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How To Fix Health Care

Updated on March 15, 2010

The Wrong Way

I once taught a class of three-year-olds for a year and the thing I remember learning is that they will scream louder and louder, not if they are denied something, but if they think you are not hearing them. One child was a real pill until I learned to repeat what she was saying. This calmed her right down even when the answer I was giving her was no.

I think the town hall meetings about health care are an example of this phenomenon. Far from being right wing conspirators, these people do not feel that they are being heard by their elected officials, so they ratchet up the volume. Sadly, they may be correct. The pictures of Shelia Jackson Lee on her cell phone while being asked a question, does not bolster confidence in our congress people.

The Wrong Solution

Right now, I believe we are headed the wrong direction on the health care issue. Claiming that the government's plan will force private insurance companies to lower their prices by introducing taxpayer subsidized health insurance shows either a disingenuous attempt at disinformation or a gross ignorance of the workings of capitalism. Neither case bodes well for American citizens. Government run health care will simply squash out the private sector with unfair price support advantages leaving government health care as the only option for the consumer. From there it can run amok as it pleases. Ask yourself how well Social Security is fairing and how about the costs of medicaid. Perhaps we can point out the success of the prescription drug plan--not! In fact there is no federal government entitlement program that we can point to that will instill confidence that Uncle Sam knows what he is doing.

Socialized Medicine Is not far behind.

Frankly the more the government tries to reassure us that its 1500 page plan is not socialized medicine, the more worried we should be. Our politicians are not exactly upstanding, trust worthy, unbiased sources of information and given the penchant that liberalism has for collective solutions, it would be a down right miracle if anything proceeding from the current government were about individual freedom and success and not really some form of socialism no matter what the label. This country will turn into a socialist nation unless one power acts decisively

The Sleeping Giant

The only salvation for the American Experiment, the only way to stop this great nation from being dragged down with the burden of ignorance, complacency, and indifference is the American people themselves. After all, that is the root of this great American Experiment: can individuals form a government which must derive its power from the people instead of the government controlling the people. Will this experiment prove a failure before it is 300 years old.

You can shout about the failures of America until your blue in the face and you can rush to try and fix those perceived failures by changing the system, but that is to utterly misunderstand the nature of the American Experiment. Our failures were also our successes. The Civil Rights Movement, Women's Suffrage, and Child Labor Laws are all examples of the self-correcting nature of the American Experiment. We the people make mistakes, but we the people fix mistakes. Lets not imagine that bureaucrats in D.C. will do that, no, they will merely institutionalize mistakes and make them part of the flesh and blood of tyranny.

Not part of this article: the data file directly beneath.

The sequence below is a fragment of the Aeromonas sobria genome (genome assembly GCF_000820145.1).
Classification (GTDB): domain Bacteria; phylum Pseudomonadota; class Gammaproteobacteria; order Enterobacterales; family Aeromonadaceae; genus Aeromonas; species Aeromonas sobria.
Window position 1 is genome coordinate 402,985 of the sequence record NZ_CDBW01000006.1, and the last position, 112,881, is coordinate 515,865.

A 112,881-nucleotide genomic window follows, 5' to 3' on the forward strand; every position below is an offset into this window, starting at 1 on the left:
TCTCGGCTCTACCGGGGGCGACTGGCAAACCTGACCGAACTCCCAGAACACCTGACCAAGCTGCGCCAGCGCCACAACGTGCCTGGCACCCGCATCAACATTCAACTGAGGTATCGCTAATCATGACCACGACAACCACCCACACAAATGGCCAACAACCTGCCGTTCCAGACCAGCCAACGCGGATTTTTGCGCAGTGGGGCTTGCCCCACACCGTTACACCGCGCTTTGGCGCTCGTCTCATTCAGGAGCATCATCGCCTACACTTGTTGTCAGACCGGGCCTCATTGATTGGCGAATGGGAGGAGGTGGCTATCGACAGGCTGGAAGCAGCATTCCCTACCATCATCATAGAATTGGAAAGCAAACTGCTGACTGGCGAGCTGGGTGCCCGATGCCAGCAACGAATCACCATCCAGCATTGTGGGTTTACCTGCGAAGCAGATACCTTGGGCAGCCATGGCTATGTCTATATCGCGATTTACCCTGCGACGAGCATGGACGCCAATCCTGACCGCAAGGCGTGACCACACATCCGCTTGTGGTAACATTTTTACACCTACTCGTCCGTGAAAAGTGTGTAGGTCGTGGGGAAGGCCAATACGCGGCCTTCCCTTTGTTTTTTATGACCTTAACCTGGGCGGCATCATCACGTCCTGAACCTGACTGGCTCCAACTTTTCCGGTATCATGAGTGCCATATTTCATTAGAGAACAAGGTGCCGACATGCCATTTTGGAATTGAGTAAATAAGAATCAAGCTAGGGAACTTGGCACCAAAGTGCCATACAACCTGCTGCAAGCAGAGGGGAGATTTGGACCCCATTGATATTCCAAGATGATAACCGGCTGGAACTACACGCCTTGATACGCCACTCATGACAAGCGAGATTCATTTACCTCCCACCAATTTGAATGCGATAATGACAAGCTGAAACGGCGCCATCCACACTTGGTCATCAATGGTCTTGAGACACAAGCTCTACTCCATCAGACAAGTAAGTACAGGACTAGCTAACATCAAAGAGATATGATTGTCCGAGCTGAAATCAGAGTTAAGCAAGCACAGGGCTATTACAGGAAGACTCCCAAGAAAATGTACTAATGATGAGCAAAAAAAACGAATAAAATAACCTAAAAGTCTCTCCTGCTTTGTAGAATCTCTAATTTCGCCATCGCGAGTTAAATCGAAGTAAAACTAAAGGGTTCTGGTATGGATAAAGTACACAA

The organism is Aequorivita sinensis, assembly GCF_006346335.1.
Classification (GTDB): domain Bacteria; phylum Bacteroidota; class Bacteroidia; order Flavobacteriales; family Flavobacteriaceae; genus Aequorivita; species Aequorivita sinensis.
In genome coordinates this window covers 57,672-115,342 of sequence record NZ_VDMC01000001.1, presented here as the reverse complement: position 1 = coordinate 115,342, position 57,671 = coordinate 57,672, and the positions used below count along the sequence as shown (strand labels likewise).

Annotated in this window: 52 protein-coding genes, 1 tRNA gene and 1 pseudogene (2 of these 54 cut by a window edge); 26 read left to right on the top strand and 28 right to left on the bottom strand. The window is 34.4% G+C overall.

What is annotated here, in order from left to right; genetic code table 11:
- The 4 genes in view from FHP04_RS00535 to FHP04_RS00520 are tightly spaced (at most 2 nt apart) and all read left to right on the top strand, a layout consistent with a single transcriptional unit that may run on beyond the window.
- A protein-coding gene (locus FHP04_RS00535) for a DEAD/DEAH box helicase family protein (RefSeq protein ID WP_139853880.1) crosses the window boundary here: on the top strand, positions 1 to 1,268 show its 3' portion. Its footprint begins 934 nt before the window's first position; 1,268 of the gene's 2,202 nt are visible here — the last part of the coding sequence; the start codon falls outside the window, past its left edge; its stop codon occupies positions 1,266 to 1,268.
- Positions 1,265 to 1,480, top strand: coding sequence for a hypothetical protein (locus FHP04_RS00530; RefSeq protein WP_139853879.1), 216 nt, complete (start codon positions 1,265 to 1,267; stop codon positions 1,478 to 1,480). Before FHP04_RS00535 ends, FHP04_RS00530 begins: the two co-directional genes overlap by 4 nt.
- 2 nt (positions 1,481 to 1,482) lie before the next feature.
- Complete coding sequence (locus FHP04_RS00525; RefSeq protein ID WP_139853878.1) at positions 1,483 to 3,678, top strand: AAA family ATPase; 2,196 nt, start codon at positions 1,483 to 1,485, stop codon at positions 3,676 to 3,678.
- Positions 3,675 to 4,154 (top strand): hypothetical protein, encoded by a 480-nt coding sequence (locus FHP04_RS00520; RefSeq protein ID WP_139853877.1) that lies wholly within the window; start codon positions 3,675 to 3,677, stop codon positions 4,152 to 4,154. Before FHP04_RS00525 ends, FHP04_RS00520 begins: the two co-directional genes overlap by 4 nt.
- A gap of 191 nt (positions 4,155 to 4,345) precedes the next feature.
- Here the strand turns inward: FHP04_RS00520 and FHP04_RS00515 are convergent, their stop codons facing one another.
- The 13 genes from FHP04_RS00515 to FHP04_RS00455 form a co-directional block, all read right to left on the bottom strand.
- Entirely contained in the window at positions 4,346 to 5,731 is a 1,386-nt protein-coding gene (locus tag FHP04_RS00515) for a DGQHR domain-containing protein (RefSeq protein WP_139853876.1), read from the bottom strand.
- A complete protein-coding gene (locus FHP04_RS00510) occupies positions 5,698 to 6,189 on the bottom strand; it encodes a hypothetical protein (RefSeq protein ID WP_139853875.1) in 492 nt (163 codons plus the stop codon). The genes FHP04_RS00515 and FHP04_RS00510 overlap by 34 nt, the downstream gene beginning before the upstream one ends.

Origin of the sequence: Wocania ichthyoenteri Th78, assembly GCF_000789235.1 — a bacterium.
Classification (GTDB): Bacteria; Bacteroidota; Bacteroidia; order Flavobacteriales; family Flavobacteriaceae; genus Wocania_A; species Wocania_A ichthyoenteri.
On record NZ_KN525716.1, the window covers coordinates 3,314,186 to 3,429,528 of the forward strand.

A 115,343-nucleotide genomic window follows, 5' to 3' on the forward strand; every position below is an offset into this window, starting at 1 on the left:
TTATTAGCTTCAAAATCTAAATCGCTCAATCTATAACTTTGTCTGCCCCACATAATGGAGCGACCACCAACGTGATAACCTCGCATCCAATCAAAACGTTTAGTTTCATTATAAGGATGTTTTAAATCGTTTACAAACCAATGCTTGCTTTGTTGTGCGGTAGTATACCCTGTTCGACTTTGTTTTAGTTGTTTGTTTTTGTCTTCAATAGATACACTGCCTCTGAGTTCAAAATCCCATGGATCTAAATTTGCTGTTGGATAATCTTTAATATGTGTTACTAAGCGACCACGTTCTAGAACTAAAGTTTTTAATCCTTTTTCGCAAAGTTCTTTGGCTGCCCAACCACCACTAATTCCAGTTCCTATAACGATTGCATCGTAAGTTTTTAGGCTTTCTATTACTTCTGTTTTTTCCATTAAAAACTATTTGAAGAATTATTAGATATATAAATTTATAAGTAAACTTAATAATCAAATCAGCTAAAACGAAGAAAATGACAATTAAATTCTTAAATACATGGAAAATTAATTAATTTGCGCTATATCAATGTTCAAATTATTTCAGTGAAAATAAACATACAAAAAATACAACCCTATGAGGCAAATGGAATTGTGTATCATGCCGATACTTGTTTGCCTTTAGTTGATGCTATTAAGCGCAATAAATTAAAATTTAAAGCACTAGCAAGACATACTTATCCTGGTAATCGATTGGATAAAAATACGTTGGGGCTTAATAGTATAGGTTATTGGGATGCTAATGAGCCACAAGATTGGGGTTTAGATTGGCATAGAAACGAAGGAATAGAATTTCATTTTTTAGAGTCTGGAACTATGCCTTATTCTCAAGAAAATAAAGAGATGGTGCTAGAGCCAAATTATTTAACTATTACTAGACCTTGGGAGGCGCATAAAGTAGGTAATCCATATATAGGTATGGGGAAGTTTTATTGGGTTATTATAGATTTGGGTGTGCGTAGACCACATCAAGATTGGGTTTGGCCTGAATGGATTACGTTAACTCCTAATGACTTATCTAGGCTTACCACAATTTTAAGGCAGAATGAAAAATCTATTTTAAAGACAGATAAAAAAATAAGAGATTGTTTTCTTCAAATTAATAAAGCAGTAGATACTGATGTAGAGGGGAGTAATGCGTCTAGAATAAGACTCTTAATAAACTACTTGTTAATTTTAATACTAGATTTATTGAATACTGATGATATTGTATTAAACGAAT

The government was never meant to be our daddy, or a big tent, an idea of liberalism founded on the belief that the masses need guidance beyond the constitution. Instead the constitution stipulates the government to be our servant. And I would say this servant is insubordinate!

A Quick Outline Of A Solution

Time and space do not permit me to write out a complete blue print for a solution to our health-care dilemmas, but needless to say a solution should include:

  • Respect for our capitalist economic model.
  • Control of the health-care system by the people and not the government.
  • Freedom to chose doctors and health-care providers.
  • Tort reform.

Instead of making a complicated bureaucracy we could have a health saving account for each person to spend on their health as they see fit. Anything left at the end of the year would carry over to the next this would allow young people to build nest eggs in their healthy years. It would also allow each person to control his or her own health-care and encourage competition among health care providers. Added to this would be caps on law suit awards that drive health care cost higher and higher.

The plan could be phased in with younger people so as to not disrupt present coverage. There would have to be a lot more work done on such a plan, but I believe it would end up being far better than the current one that congress seems determined to ram down our throats. Our government would never back a plan like this one because it does not further its interests in increasing the scope of its control and power over us.